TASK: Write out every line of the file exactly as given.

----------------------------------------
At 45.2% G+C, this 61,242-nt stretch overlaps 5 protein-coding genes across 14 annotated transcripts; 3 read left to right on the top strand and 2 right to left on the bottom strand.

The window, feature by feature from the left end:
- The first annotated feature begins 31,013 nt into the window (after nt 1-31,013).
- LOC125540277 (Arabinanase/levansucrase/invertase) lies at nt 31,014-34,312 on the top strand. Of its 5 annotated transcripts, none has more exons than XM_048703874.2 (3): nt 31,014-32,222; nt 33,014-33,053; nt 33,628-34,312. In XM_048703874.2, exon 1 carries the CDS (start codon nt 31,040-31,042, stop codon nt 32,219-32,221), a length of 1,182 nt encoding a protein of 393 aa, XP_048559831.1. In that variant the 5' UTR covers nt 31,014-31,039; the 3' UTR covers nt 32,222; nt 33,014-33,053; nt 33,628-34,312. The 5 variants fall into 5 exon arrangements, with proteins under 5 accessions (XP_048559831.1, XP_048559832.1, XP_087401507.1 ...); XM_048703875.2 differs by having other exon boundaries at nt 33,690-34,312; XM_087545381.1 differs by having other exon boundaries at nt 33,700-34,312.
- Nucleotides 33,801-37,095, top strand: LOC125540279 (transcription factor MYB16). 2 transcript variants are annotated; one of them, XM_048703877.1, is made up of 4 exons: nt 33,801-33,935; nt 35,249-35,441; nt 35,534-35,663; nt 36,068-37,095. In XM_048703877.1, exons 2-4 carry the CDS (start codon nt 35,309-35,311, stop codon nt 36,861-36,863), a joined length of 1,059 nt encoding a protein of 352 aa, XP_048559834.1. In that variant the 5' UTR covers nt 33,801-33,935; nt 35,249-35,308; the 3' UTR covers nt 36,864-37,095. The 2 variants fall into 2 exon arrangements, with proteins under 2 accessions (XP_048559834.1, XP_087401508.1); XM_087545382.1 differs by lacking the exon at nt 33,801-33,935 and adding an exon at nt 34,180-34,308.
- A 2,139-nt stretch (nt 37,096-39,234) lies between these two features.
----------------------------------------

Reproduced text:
At 45.2% G+C, this 61,242-nt stretch overlaps 5 protein-coding genes across 14 annotated transcripts; 3 read left to right on the top strand and 2 right to left on the bottom strand.

The window, feature by feature from the left end:
- The first annotated feature begins 31,013 nt into the window (after nt 1-31,013).
- LOC125540277 (Arabinanase/levansucrase/invertase) lies at nt 31,014-34,312 on the top strand. Of its 5 annotated transcripts, none has more exons than XM_048703874.2 (3): nt 31,014-32,222; nt 33,014-33,053; nt 33,628-34,312. In XM_048703874.2, exon 1 carries the CDS (start codon nt 31,040-31,042, stop codon nt 32,219-32,221), a length of 1,182 nt encoding a protein of 393 aa, XP_048559831.1. In that variant the 5' UTR covers nt 31,014-31,039; the 3' UTR covers nt 32,222; nt 33,014-33,053; nt 33,628-34,312. The 5 variants fall into 5 exon arrangements, with proteins under 5 accessions (XP_048559831.1, XP_048559832.1, XP_087401507.1 ...); XM_048703875.2 differs by having other exon boundaries at nt 33,690-34,312; XM_087545381.1 differs by having other exon boundaries at nt 33,700-34,312.
- Nucleotides 33,801-37,095, top strand: LOC125540279 (transcription factor MYB16). 2 transcript variants are annotated; one of them, XM_048703877.1, is made up of 4 exons: nt 33,801-33,935; nt 35,249-35,441; nt 35,534-35,663; nt 36,068-37,095. In XM_048703877.1, exons 2-4 carry the CDS (start codon nt 35,309-35,311, stop codon nt 36,861-36,863), a joined length of 1,059 nt encoding a protein of 352 aa, XP_048559834.1. In that variant the 5' UTR covers nt 33,801-33,935; nt 35,249-35,308; the 3' UTR covers nt 36,864-37,095. The 2 variants fall into 2 exon arrangements, with proteins under 2 accessions (XP_048559834.1, XP_087401508.1); XM_087545382.1 differs by lacking the exon at nt 33,801-33,935 and adding an exon at nt 34,180-34,308.
- A 2,139-nt stretch (nt 37,096-39,234) lies between these two features.